This morning's press conference on the Delta-Northwest merger offered some more details about what the merger—which, pending regulatory approval and a pilots' agreement, is scheduled to close in six to eight months—will mean for service and routes.
Here's a brief rundown of topics likely to affect passengers:
- No hub closures: At least for now, the airlines have determined their hubs to be complimentary. Since each hub is already sized to be profitable and the demand is strong, hub closures won't be part of the merger.
- Regional carriers will be "optimized": When Delta and Northwest merge, they will have a combined fleet of 600 regional planes from airlines including Mesaba, Compass, and Comair. The new airline will "optimize the number of carriers" and where they operate.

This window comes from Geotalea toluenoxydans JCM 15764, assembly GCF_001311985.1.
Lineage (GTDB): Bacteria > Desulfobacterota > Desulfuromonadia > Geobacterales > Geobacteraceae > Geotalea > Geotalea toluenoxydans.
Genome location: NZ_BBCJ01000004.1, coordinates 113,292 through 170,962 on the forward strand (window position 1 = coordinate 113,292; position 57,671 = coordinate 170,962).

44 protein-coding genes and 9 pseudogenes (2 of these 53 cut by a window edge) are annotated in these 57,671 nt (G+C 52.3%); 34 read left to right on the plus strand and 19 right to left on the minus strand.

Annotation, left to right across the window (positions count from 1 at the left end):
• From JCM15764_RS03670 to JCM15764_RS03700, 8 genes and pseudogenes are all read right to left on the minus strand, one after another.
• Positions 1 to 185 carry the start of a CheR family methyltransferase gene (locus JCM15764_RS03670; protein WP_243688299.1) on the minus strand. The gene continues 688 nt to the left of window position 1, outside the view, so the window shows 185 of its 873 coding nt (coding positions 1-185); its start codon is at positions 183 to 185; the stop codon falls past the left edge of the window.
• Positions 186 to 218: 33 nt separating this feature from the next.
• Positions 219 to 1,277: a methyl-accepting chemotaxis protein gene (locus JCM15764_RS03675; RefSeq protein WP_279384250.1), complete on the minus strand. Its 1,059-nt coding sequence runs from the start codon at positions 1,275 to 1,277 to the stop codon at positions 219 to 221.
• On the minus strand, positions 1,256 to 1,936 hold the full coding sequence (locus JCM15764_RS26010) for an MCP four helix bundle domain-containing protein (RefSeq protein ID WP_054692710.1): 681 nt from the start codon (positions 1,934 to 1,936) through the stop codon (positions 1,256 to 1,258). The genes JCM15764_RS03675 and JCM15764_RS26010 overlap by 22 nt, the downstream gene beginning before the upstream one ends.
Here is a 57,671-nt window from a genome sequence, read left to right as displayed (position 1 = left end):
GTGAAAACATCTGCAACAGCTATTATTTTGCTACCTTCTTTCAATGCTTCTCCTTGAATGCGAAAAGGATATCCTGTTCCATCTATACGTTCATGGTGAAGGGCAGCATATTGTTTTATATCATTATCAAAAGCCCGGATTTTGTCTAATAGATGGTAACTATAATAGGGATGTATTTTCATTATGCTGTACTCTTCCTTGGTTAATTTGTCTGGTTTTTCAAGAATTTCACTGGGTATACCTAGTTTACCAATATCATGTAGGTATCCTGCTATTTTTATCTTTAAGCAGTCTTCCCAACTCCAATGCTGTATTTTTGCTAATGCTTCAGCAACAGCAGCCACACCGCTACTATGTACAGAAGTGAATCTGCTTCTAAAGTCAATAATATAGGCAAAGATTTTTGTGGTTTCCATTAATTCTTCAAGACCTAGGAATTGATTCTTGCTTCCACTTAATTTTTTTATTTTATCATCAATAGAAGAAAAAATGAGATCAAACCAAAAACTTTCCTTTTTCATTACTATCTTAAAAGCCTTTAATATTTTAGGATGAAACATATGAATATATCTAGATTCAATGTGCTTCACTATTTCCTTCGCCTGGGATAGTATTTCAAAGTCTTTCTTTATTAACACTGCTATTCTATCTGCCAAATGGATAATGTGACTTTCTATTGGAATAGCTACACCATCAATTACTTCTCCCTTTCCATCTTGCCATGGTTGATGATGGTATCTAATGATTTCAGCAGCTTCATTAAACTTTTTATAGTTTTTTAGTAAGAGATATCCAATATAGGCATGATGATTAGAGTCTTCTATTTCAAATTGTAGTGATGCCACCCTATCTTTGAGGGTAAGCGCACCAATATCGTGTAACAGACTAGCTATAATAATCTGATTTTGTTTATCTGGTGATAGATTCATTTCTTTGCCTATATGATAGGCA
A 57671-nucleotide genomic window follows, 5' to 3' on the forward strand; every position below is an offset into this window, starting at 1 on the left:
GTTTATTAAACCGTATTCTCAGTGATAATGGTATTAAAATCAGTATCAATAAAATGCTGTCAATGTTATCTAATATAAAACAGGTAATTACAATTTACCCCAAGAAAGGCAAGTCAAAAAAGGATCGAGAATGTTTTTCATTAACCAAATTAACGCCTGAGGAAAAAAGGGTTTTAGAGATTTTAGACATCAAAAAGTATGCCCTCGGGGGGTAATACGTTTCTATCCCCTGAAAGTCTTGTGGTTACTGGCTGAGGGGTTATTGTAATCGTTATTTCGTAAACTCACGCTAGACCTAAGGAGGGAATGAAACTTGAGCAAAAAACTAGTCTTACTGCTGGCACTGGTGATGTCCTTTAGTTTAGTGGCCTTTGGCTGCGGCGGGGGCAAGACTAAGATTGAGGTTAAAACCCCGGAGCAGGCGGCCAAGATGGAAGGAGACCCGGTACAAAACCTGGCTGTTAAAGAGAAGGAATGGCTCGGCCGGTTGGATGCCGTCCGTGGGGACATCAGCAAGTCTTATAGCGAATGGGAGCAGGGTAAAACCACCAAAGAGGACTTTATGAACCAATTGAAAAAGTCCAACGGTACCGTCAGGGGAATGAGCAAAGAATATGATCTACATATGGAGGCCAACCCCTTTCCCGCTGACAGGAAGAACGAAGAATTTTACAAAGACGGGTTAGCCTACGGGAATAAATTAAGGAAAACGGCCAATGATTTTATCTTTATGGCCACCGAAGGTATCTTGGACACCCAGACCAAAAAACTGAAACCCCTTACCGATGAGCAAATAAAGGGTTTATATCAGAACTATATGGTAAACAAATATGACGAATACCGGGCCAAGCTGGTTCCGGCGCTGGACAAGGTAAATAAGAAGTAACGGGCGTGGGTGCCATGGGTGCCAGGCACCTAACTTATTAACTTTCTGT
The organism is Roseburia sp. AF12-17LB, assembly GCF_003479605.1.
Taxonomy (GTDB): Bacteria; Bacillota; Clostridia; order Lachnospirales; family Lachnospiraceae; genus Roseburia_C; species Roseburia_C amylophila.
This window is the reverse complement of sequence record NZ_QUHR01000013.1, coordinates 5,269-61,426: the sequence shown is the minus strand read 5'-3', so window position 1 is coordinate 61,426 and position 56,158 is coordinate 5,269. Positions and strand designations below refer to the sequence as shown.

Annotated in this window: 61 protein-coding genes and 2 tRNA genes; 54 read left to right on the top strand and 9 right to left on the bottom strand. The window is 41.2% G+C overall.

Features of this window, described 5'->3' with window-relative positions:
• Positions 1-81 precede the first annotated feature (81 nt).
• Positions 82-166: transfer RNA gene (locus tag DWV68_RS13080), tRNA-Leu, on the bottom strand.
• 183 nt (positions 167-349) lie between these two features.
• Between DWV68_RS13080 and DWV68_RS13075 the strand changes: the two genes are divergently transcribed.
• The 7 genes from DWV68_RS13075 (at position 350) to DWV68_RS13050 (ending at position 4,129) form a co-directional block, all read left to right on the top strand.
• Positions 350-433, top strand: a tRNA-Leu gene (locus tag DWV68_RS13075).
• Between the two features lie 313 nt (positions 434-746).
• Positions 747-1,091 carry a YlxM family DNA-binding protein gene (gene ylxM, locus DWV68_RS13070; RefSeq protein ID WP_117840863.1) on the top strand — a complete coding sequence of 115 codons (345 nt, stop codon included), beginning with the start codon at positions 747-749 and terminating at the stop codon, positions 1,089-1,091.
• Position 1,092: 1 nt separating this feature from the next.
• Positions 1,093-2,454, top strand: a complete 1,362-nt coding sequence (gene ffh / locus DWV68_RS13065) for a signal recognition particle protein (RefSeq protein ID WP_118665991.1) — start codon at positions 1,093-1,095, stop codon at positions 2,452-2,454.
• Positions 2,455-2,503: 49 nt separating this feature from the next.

- Some capacity cuts: Individually, Delta and Northwest (along with other airlines) have already announced capacity cuts. Delta has said it would cut capacity 10 percent over last year, and Northwest announced a 5 percent cut in domestic capacity. However, both CEOs said this merger isn't predicated on capacity cuts.
- No involuntary layoffs: Among frontline employees, there won't be any furloughs. However, there was a mention that there might be some kind of voluntary layoff program for employees in positions where there would be overlap after the merger, for instance in some administrative and management positions. But if too few people volunteer to leave their jobs, involuntary layoffs seem the likely next step.
- New planes on the horizon: Between the two airlines, there are 80 airplanes set to be delivered over the next five years.